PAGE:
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Nostalgia Meets Fashion: Chums Explores Retro-Gazing with Decades That Defined Our Generations

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Nostalgia Meets Fashion: Chums Explores Retro-Gazing with Decades That Defined Our Generations
What is it that makes you a Millennial or a Gen Xer? Each generation has different collective memories and experiences of the past, from man first landing on the moon to Michael Jackson’s moonwalk.
In their latest campaign, Liverpool-based clothing brand Chums researched the top films, music, fashion trends and historic moments from each decade to find out how they influenced the characteristics of every generation.


The 60s was an era of social change, led by Baby Boomers – those born in the baby boom after World War 2.
Fashion in the 60s followed the cultural move towards more freedom as clothing became more casual and youthful. The defining look of the 60s was Mary Quant’s miniskirt. Other popular styles of the time include Hubert de Givenchy’s babydoll dress and Geoffery Beene’s minimalist designs.
"Paisley print was a fashion hit that first took hold on more modern times during the 1960s-70s as part of the eastern inspired trend kicked off by icons such as The Beatles. Originally it came from Kashmir Princes as a royal gift of friendship and if used well, it can add a touch of royal glamour to many an outfit today." – Philippa Brooks, Chums Fashion Buyer


Those who lived through the 1970s may remember the bold colours and patterns used in men and ladies' clothing, for example on Diane von Fürstenberg’s wrap dress and Ralph Lauren’s polo shirts. Designers such as Bill Gibb created midi-length floral dresses, combining 60s hippie style with historic looks. Other notable fashion designs included Kansai Yamamoto’s ‘Tokyo Pop’ suit and Giorgio Armani’s reintroduction of the bomber jacket.
"Flares were an absolute iconic fashion trend of the ‘70s with global mega stars such as Abba, Tom Jones and Slade being photographed with their trademark flares. Saturday Night Fever showed how they could be seen as glamorous too and cement their place in our fashion history.” – Hayley Stockdale, Chums Fashion Buyer.
With fewer restrictions on what could be shown on screen, two of the highest grossing films of


One of the most iconic fashion pieces of the decade was Princess Diana’s crinoline skirt wedding dress, designed by David and Elizabeth Emanuel. Taking place in 1981, Charles’ and Diana’s wedding was a key event of the 80s, attracting a television audience of over 750 million across 74 countries. Another notable fashion trend this decade centred on was women starting to wear less conservative clothing, as exemplified by John-Paul Gautier’s cone bra corset dress and Donna Karan’s line of body-conforming clothing. Other pieces in our top five include Miuccia Prada’s classic nylon backpack and Patrick Kelly’s mismatched button dress.
"Nothing screams 1980s like the shoulder pad, especially for women who took a more delicate masculine approach to their wardrobe as they left domestic life for the city. TV series Dallas was the epitome of shoulder pad heaven!” – Phillippa Brooks, Chums Fashion Buyer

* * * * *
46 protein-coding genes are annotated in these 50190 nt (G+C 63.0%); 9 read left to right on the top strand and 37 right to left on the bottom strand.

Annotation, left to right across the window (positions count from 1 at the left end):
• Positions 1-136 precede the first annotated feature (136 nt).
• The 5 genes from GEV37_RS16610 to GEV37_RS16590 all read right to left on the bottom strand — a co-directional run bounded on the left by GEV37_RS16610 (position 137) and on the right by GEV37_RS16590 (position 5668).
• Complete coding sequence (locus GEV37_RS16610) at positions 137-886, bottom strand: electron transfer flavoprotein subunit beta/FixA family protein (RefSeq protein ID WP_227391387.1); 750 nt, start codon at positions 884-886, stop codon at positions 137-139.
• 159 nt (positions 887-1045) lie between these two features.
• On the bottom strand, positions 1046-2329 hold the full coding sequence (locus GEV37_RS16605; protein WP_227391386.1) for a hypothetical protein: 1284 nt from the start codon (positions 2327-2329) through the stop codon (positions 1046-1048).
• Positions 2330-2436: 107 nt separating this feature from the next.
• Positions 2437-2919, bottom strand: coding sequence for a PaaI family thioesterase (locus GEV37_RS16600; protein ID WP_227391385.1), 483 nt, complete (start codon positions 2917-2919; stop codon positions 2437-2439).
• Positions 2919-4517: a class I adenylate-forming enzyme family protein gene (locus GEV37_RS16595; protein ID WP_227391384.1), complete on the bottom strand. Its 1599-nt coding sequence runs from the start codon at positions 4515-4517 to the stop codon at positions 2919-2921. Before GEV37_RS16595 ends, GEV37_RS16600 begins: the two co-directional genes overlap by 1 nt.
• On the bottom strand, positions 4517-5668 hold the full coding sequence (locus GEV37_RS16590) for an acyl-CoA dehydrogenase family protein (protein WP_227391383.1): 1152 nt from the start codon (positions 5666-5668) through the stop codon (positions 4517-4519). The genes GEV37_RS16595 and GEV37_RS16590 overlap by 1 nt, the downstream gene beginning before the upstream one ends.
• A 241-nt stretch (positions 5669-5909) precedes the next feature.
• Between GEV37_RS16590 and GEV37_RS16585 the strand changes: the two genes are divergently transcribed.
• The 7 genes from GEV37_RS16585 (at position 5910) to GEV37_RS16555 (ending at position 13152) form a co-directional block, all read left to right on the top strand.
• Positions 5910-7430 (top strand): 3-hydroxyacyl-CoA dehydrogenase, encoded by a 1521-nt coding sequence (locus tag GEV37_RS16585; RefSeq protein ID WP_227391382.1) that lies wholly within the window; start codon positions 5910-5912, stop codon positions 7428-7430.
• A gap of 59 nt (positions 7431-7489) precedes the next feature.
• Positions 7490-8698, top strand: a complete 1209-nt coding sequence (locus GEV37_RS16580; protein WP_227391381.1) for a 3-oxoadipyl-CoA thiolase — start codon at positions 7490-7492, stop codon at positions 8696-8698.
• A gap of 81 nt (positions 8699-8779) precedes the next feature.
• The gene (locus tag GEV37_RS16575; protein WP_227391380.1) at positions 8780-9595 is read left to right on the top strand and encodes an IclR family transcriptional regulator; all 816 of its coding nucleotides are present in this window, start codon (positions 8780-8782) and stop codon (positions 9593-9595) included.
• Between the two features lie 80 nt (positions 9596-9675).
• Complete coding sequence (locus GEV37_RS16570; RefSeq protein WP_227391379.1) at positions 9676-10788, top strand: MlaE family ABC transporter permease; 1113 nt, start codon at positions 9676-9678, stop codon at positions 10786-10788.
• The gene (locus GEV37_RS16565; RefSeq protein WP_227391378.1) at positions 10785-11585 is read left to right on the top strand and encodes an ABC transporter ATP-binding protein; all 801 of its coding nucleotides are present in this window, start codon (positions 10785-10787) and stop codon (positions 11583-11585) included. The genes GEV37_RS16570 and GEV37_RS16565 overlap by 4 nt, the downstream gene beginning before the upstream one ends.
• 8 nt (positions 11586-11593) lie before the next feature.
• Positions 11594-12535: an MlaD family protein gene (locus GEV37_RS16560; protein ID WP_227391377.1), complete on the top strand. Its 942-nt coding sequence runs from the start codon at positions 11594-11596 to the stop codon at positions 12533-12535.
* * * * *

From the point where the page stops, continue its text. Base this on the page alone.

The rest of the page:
"Denim has been around for a long time as a fabric that could take a tough time and still look good. But during the 1990s designers took on this fabric and took it to another level to create the ‘designer jean craze’. You just weren’t cool without a pair of black or stone washed jeans to wear!” – Hayley Stockdale, Chums Fashion Buyer.
Denim was a big feature of 90s fashion, but clothing classics went far beyond this too. Grunge became a popular style as men and women opted for more casual clothing, with Marc Jacobs designing a ‘Grunge collection’. Corset tops gained popularity during this time with pieces such as Vivienne Westwood’s portrait corset and Thierry Mugler’s ‘Harley Davidson’ bustier. Two of the designers of the 90s who created pieces that still influence what we wear today were Vera Wang and Gianni Versace. Vera Wang’s wedding dresses offered a modern, elegant look, while Gianni Versace pioneered metal mesh panels in clothing, which are still popular now.


 There were some iconic looks in the 00s, such as Alexander McQueen’s Oyster dress and the dress Michelle Obama wore for the 2009 Inaugural Ball, designed by Jason Wu. Y2K fashion favourites included low rise jeans, cropped tops, Hedi Slimane skinny ties and Calvin Klein military coats. Fast fashion also became popular during this decade, with high street copies of designer styles being produced quickly and cheaply. Some designers even collaborated with fast fashion brands, such as Karl Lagerfeld’s collaboration with H&M in 2004.
"Velour tracksuits were a trend born from California that was embraced by socialites such as Paris Hilton and the Kardashians, with baby pink being the most popular colour. Rap stars and gangsters, such as John Gotti were never seen without a velour piece on them during these years. However, it was probably most remembered for Juicy Couture with their trademark across people’s bottoms that caught the most attention!” – Phillippa Brooks, Chums Fashion Buyer